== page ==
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Year : 1982  |  Volume : 30  |  Issue : 4  |  Page : 285-287

Reconstruction by peymen's vitrophage

Rotary eye Institute Navsari, Gujarat, India

Correspondence Address:
A P Shroff
Rotary Eye Institute Navsari, Gujarat
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Source of Support: None, Conflict of Interest: None

PMID: 7166407

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How to cite this article:
Shroff A P, Billore O P. Reconstruction by peymen's vitrophage. Indian J Ophthalmol 1982;30:285-7

How to cite this URL:
Shroff A P, Billore O P. Reconstruction by peymen's vitrophage. Indian J Ophthalmol [serial online] 1982 [cited 2023 Feb 1];30:285-7. Available from: https://www.ijo.in/text.asp?1982/30/4/285/29451

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Table 1

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Table 1

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Conventional surgical approach in cases when vitreous is present in anterior chamber or is firmly adherent to posterior surface of iris or lens leads to complications like Bullous Keratopathy (due to vitreo corneal adhesions) or Vitreo Retinal Traction Syndrome. There­fore in this series a different approach of

anterior vitrectomy or lensectomy by Peymen's vitrophage through pars plana has been made to study the position of viireous face and response of the eyes to this new surgical method.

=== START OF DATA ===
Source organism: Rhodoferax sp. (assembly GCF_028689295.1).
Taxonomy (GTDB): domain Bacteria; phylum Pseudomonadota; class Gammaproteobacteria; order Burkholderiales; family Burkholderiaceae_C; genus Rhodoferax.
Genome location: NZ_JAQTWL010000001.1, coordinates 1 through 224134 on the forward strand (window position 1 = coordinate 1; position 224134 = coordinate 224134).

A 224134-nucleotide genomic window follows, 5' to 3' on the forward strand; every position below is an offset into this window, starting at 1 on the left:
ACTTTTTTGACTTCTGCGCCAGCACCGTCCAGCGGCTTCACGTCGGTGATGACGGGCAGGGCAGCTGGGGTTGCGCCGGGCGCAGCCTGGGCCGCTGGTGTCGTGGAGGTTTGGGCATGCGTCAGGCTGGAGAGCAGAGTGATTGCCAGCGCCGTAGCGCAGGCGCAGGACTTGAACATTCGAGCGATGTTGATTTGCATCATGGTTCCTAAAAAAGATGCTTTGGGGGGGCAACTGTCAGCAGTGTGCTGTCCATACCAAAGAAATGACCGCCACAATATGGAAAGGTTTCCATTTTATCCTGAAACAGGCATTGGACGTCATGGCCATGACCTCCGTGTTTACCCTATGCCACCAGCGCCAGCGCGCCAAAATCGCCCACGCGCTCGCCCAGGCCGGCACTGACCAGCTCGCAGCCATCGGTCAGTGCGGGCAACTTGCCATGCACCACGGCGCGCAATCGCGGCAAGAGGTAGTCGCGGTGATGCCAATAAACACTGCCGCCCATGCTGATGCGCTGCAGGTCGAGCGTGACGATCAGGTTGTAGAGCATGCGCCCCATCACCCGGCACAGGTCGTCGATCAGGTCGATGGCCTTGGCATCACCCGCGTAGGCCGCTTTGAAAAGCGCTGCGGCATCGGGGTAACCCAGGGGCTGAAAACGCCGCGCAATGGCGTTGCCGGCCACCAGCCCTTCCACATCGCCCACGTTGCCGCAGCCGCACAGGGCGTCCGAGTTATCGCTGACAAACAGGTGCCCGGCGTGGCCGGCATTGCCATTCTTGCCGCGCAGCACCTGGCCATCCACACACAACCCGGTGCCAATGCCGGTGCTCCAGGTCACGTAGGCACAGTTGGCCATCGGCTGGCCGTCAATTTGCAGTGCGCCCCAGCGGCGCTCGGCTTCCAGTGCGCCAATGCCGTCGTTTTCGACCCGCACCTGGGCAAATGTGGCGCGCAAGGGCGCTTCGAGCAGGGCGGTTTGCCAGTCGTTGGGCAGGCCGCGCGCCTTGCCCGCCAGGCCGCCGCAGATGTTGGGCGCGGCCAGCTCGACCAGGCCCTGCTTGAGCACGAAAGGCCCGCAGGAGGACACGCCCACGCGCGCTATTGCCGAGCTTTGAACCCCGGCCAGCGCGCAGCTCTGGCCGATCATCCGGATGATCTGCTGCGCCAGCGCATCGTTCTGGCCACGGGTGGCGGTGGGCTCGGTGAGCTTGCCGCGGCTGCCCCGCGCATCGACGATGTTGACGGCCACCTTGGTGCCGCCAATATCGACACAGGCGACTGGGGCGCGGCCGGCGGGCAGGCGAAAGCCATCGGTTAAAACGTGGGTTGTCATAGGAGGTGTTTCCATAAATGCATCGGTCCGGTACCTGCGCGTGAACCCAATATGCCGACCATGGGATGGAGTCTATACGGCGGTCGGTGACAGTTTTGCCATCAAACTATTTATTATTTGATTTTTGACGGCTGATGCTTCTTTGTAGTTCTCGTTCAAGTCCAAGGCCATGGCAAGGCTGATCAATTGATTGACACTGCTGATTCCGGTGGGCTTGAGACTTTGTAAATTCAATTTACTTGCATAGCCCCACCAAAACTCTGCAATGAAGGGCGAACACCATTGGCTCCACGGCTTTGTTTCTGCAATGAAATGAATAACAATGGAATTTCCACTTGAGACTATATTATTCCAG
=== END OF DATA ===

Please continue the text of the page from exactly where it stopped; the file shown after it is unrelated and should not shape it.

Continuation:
Materials and methods Top

The age, sex and laterality of the cases in this study is shown in [Table - 1]. Clinical diagnosis in our cases was traumatic cataract in 10 cases, congenital cataract in 4 cases, after cataract in 4 cases, Occlusion-pupillae in I case and dislocated lens in 1 case.

Pre-operative examination of all cases included vision, acceptance, intraocular tension measurement, Slit Lamp Biomicroscopy, In­direct Ophthalmoscopy, Photography and routine biochemical investigations. Surgery was performed either under general or local anaes­thesia according to the merit of the case. Peymen's vitrectomy unit modified by Nagpal and Peymen's vitrophage cutter were used for this procedure.


4 mm sclerotomy wound was made 4 mm away from the limbus either in upper or lower temporal quadrant after opening the conjunc­tiva. The wound was deepened till choroid was visualised. The edges of the wound were diathermised & a nylon mattress suture was packed but was kept loose.

Stab incision through choroid was made by von Graefe's knife in the anterior direction towards the centre of the pupil. Peymen's Vitrectomy consol was checked and suction, infusion and cutter speed were adjusted. Then cutter was introduced and suture was tied to make it airtight. Evacuation process was con­tinued till lens matter as much as possible was removed or adequate pupillary opening in cases of occlusion-pupillae was made. Posterior fundus was examined by indirect ophthalmo­scope for any lens matter which may have sunk down and in such a case cutter was directed posteriorily to aspirate it. Peripheral area was avoided so as to prevent damage to the ciliary body or retina. Cutter was with­drawn and wound was secured adequately. Intraocular tension was maintained within normal range throughout the procedure.